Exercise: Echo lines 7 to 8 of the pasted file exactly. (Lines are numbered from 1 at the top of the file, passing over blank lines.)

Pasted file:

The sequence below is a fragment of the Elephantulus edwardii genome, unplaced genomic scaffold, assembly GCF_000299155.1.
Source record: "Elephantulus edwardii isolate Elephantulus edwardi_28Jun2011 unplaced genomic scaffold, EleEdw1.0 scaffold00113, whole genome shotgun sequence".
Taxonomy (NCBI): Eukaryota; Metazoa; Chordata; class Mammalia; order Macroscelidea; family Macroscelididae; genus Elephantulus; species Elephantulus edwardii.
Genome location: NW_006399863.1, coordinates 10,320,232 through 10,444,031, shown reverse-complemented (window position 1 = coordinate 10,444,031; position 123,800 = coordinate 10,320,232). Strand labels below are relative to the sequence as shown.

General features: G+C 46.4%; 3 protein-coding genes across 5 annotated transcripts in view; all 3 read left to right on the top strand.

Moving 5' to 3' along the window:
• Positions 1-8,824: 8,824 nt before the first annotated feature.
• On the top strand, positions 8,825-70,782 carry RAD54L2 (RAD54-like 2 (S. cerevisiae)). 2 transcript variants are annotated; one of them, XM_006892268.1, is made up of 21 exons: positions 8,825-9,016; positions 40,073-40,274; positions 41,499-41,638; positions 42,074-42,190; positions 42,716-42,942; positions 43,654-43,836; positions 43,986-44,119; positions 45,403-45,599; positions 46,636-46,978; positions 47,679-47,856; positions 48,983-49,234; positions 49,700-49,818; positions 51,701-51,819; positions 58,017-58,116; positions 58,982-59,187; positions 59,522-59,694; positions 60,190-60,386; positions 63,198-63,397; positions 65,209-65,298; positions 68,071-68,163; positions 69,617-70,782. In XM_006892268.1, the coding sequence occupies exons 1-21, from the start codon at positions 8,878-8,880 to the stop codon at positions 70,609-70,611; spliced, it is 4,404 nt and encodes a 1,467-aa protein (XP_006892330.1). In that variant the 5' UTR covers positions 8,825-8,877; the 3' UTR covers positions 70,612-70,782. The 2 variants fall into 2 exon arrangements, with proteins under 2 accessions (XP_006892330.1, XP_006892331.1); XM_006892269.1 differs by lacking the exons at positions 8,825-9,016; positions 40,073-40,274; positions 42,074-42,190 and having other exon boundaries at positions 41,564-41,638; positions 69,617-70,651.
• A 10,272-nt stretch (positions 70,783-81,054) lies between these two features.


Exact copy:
• Positions 1-8,824: 8,824 nt before the first annotated feature.
• On the top strand, positions 8,825-70,782 carry RAD54L2 (RAD54-like 2 (S. cerevisiae)). 2 transcript variants are annotated; one of them, XM_006892268.1, is made up of 21 exons: positions 8,825-9,016; positions 40,073-40,274; positions 41,499-41,638; positions 42,074-42,190; positions 42,716-42,942; positions 43,654-43,836; positions 43,986-44,119; positions 45,403-45,599; positions 46,636-46,978; positions 47,679-47,856; positions 48,983-49,234; positions 49,700-49,818; positions 51,701-51,819; positions 58,017-58,116; positions 58,982-59,187; positions 59,522-59,694; positions 60,190-60,386; positions 63,198-63,397; positions 65,209-65,298; positions 68,071-68,163; positions 69,617-70,782. In XM_006892268.1, the coding sequence occupies exons 1-21, from the start codon at positions 8,878-8,880 to the stop codon at positions 70,609-70,611; spliced, it is 4,404 nt and encodes a 1,467-aa protein (XP_006892330.1). In that variant the 5' UTR covers positions 8,825-8,877; the 3' UTR covers positions 70,612-70,782. The 2 variants fall into 2 exon arrangements, with proteins under 2 accessions (XP_006892330.1, XP_006892331.1); XM_006892269.1 differs by lacking the exons at positions 8,825-9,016; positions 40,073-40,274; positions 42,074-42,190 and having other exon boundaries at positions 41,564-41,638; positions 69,617-70,651.